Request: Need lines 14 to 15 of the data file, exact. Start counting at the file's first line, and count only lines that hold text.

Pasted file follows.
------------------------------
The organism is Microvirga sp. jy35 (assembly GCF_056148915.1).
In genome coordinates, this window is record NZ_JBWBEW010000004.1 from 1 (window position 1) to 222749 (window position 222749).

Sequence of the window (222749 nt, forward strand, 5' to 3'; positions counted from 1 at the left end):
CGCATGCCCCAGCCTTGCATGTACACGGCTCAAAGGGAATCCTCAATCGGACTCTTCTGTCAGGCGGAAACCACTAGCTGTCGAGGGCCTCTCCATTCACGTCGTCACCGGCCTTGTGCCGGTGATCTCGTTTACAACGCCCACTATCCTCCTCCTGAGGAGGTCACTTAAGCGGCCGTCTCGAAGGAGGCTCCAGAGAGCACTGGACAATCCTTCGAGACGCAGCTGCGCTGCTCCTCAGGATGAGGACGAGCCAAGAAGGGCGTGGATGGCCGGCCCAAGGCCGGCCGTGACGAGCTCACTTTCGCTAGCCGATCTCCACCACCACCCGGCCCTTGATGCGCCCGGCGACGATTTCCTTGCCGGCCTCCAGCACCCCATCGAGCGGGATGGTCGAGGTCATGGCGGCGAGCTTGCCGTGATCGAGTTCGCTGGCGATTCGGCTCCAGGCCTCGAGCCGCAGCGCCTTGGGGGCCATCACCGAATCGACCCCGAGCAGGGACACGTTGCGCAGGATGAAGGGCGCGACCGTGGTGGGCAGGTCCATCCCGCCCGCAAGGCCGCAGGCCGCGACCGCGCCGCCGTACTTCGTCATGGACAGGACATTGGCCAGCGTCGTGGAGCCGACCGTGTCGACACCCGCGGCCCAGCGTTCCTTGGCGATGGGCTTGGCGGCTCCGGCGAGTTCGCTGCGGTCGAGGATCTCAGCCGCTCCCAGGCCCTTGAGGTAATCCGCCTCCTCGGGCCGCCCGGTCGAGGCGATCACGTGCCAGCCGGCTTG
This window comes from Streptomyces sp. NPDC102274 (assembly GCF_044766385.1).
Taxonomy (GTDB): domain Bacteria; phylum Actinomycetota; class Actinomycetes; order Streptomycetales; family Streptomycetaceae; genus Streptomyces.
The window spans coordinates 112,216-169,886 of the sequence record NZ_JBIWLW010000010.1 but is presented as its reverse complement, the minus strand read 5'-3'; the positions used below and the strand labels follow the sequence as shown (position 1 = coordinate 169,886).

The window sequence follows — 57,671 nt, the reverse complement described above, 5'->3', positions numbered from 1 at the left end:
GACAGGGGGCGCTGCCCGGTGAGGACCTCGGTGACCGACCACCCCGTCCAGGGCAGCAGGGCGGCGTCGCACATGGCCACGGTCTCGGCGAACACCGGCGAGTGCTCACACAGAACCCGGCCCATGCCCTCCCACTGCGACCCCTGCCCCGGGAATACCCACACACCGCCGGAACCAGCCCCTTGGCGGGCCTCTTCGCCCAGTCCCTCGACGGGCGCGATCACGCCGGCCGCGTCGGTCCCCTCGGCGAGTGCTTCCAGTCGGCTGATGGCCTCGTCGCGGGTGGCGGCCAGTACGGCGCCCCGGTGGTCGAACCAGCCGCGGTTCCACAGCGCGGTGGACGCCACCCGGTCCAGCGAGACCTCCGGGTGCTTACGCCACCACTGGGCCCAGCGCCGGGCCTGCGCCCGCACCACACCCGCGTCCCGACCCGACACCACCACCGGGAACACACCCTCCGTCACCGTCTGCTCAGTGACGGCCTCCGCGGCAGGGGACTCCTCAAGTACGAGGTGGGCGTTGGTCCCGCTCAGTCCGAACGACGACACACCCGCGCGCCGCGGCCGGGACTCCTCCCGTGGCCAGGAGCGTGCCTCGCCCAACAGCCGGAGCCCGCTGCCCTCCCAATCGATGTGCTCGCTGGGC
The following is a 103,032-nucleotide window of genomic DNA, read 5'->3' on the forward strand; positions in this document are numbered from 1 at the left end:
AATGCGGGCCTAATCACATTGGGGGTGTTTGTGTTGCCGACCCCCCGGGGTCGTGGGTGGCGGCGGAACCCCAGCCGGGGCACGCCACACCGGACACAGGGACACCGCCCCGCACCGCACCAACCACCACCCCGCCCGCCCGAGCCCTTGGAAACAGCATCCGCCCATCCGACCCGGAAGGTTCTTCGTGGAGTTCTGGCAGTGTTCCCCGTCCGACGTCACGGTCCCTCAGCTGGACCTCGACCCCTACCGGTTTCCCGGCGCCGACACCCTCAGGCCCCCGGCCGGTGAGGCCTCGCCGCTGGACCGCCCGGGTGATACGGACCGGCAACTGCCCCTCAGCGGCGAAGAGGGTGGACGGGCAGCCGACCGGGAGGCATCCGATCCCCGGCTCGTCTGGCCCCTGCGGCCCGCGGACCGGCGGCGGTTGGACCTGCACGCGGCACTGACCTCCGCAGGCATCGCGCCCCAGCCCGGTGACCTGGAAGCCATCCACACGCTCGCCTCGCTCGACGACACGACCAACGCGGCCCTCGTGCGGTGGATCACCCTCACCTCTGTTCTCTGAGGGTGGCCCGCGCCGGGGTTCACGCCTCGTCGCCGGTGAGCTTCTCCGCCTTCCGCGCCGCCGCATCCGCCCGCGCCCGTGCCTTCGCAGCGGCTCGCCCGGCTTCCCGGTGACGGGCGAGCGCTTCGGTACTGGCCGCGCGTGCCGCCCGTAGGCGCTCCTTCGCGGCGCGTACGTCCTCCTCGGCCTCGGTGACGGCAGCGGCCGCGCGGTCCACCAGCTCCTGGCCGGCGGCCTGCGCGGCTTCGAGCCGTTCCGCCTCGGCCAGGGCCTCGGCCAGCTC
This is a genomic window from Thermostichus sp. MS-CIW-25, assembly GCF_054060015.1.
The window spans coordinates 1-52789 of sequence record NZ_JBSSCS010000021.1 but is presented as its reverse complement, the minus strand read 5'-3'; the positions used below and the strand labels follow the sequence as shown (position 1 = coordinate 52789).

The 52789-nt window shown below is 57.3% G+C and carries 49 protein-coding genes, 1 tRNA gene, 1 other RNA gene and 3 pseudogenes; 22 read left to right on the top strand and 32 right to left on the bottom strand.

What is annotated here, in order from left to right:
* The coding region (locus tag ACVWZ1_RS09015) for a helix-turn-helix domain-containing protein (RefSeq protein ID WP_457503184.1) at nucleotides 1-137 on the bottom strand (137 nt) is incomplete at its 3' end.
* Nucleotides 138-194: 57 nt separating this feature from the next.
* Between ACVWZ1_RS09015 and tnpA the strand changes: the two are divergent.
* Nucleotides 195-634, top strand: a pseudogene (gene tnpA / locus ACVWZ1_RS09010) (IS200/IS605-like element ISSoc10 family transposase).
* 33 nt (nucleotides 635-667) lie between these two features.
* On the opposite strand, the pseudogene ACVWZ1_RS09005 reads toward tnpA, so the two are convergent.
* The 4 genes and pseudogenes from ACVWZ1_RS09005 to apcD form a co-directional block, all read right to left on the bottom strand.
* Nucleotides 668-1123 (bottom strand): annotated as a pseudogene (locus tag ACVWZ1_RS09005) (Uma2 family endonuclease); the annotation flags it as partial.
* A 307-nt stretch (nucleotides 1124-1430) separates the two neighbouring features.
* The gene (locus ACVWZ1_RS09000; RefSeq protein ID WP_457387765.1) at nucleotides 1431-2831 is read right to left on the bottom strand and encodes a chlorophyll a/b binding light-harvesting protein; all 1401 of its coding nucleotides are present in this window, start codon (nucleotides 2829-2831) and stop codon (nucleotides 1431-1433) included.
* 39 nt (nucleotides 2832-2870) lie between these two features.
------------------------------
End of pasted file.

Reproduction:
The 52789-nt window shown below is 57.3% G+C and carries 49 protein-coding genes, 1 tRNA gene, 1 other RNA gene and 3 pseudogenes; 22 read left to right on the top strand and 32 right to left on the bottom strand.

What is annotated here, in order from left to right: